In subsequent semesters, I’ve required a first draft to be submitted weeks before the final work is due. This meant more work for me, but it was the only effective way to improve the quality of the papers handed in. Peer coaching sounds like a good idea, but if they don’t take it seriously, it could still lead to poor quality. Also, many students won’t even know what to look for beyond grammar and spelling errors.

  • Late reply – but perhaps still relevant – as I know that every semester I struggle with the same issues. I like Carol’s suggestion of letting students work together – I do a version of peer review with three students in a group. 15-20 minutes are devoted to each partial draft (very important to have students only bring a partial draft – if they write the entire assignment, they are too invested and very resistant to revision).

    For each draft, the students read the draft silently (3-4 minutes) and write a letter to the author addressing the two or three questions I provide: e.g., paraphrase the thesis and demonstrate if it is arguable, present one piece of evidence provided and explain its use, make a suggestion for further development (6-7 minutes). (The student author writes to him/herself.)

    After 10 minutes of reading and writing, the group discusses the writing and suggestions for revision (clarity, precision, motive) and development (more support, another angle, etc.).

    This does take up an entire class session, but it often helps in several ways: students get to see other models, they can brainstorm with each other, and I force them to provide feedback which emphasizes the “big picture” issues, rather than editing / proofreading.

    It also forces each student to reflect on his/her own paper which is (from my perspective) even more useful than any feedback received from peers. At the end of the session, each student spends five minutes handwriting on the draft what revisions they plan on making and the general direction or structure of the remainder of their paper. I then collect the draft with the notes and the letter each author has written to him or herself (I do not collect or review the letters from peers) and when I respond to the draft, I can see where the author is struggling – (they often ask me questions). As Jared mentions, it is time consuming to review and provide feedback on drafts, but it really is the only way to have students understand writing as a process, and to assist them as they struggle with the process.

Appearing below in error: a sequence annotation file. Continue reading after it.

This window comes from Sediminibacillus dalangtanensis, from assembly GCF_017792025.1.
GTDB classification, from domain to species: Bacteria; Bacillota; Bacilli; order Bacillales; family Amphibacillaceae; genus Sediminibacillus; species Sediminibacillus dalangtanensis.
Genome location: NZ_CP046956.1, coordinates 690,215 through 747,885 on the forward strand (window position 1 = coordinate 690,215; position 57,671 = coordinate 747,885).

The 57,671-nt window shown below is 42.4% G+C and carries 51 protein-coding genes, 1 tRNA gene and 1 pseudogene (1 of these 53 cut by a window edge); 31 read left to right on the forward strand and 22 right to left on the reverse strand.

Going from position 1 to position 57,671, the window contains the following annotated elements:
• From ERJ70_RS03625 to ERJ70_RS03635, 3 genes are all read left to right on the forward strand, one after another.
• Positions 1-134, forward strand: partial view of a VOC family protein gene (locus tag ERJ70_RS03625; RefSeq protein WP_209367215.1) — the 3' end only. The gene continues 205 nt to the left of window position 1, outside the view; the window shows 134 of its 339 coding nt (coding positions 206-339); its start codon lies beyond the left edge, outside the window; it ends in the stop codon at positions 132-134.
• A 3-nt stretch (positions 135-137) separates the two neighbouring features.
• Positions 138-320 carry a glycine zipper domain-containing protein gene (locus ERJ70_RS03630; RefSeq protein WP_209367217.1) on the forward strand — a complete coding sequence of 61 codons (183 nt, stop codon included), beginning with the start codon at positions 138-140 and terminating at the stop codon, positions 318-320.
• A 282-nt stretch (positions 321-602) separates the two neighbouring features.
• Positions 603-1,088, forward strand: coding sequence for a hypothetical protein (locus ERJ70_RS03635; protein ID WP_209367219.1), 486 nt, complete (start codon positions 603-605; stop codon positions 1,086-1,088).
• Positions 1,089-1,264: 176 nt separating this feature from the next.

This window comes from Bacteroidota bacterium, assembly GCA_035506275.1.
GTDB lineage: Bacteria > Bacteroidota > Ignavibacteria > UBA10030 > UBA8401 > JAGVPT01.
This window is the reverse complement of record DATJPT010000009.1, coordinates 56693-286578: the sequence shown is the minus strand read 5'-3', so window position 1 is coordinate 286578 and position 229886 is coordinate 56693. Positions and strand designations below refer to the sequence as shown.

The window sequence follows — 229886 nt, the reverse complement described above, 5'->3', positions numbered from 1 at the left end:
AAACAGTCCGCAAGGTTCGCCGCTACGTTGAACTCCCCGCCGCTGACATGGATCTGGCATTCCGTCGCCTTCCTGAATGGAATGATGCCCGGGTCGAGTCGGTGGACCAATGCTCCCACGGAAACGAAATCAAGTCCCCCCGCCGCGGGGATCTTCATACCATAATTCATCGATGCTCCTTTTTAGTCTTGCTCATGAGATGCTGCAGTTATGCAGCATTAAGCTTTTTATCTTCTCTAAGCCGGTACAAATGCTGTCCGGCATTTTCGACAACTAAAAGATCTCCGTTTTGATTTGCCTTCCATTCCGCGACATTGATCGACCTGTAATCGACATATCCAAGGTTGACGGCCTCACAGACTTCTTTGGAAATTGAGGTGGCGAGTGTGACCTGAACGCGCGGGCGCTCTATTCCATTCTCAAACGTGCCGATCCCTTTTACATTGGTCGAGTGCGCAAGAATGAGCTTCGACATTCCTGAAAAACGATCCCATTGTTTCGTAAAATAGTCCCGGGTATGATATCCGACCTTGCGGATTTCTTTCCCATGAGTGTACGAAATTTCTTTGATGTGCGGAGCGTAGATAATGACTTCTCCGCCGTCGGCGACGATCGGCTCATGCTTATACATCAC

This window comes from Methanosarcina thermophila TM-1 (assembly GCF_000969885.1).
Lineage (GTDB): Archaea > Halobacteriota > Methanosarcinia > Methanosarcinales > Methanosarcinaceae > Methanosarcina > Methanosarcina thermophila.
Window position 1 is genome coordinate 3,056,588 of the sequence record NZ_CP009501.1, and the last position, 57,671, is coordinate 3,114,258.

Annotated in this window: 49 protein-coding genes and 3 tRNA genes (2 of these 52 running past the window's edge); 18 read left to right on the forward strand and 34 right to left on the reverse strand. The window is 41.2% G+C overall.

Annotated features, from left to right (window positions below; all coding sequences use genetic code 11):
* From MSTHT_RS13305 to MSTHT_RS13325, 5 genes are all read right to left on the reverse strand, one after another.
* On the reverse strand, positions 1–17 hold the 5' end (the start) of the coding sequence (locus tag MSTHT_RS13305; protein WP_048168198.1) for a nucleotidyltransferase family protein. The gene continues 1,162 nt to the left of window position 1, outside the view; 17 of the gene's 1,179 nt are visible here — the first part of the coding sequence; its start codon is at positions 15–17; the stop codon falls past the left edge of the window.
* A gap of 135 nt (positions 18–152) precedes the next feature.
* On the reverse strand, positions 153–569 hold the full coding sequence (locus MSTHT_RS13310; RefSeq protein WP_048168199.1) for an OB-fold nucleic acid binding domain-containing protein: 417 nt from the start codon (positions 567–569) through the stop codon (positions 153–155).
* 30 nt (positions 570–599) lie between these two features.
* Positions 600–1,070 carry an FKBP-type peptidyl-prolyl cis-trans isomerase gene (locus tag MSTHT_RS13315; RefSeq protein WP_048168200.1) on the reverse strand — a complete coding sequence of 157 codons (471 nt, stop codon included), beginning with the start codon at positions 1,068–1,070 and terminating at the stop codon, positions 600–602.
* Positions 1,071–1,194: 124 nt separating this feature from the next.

Two additional issues: 1. I return each draft with the assignment rubric on which I’ve underlined the areas which need attention – in addition to my two or three comments on the “big picture issues.” Having the rubric saves a lot of time because I can just circle the criteria which are underdeveloped (perhaps it is structure and organization, perhaps development and support, perhaps grammar and format). 2. I also indicate on the rubric that this exercise (draft, peer review, letter, revision) is a required component of the assignment. Students who are purposefully absent that day and / or who never provide a draft cannot earn full-credit for the assignment.